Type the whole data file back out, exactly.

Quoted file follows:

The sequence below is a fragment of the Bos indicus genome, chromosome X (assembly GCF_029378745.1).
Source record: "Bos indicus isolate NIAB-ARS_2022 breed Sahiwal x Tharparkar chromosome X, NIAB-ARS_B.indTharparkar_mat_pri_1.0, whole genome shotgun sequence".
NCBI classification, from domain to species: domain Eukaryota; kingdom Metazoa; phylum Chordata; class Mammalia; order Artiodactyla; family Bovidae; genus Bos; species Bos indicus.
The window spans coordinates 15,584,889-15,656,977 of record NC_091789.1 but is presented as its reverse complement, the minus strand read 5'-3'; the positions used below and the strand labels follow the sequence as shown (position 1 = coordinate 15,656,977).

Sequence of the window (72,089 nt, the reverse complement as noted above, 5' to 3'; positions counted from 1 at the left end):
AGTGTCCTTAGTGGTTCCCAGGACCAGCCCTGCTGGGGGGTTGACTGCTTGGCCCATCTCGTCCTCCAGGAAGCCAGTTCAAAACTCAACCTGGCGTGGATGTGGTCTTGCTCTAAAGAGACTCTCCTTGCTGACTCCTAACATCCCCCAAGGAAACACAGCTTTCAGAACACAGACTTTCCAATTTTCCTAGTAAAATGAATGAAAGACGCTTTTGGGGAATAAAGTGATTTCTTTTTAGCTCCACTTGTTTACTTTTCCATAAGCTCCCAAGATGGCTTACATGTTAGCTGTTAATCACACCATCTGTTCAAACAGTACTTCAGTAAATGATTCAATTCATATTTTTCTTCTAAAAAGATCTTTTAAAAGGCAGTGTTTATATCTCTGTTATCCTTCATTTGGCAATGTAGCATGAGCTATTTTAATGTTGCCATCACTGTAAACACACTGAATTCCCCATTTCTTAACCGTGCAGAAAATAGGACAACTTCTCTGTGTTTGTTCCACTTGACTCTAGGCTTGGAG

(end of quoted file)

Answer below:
The sequence below is a fragment of the Bos indicus genome, chromosome X (assembly GCF_029378745.1).
Source record: "Bos indicus isolate NIAB-ARS_2022 breed Sahiwal x Tharparkar chromosome X, NIAB-ARS_B.indTharparkar_mat_pri_1.0, whole genome shotgun sequence".
NCBI classification, from domain to species: domain Eukaryota; kingdom Metazoa; phylum Chordata; class Mammalia; order Artiodactyla; family Bovidae; genus Bos; species Bos indicus.
The window spans coordinates 15,584,889-15,656,977 of record NC_091789.1 but is presented as its reverse complement, the minus strand read 5'-3'; the positions used below and the strand labels follow the sequence as shown (position 1 = coordinate 15,656,977).

Sequence of the window (72,089 nt, the reverse complement as noted above, 5' to 3'; positions counted from 1 at the left end):
AGTGTCCTTAGTGGTTCCCAGGACCAGCCCTGCTGGGGGGTTGACTGCTTGGCCCATCTCGTCCTCCAGGAAGCCAGTTCAAAACTCAACCTGGCGTGGATGTGGTCTTGCTCTAAAGAGACTCTCCTTGCTGACTCCTAACATCCCCCAAGGAAACACAGCTTTCAGAACACAGACTTTCCAATTTTCCTAGTAAAATGAATGAAAGACGCTTTTGGGGAATAAAGTGATTTCTTTTTAGCTCCACTTGTTTACTTTTCCATAAGCTCCCAAGATGGCTTACATGTTAGCTGTTAATCACACCATCTGTTCAAACAGTACTTCAGTAAATGATTCAATTCATATTTTTCTTCTAAAAAGATCTTTTAAAAGGCAGTGTTTATATCTCTGTTATCCTTCATTTGGCAATGTAGCATGAGCTATTTTAATGTTGCCATCACTGTAAACACACTGAATTCCCCATTTCTTAACCGTGCAGAAAATAGGACAACTTCTCTGTGTTTGTTCCACTTGACTCTAGGCTTGGAG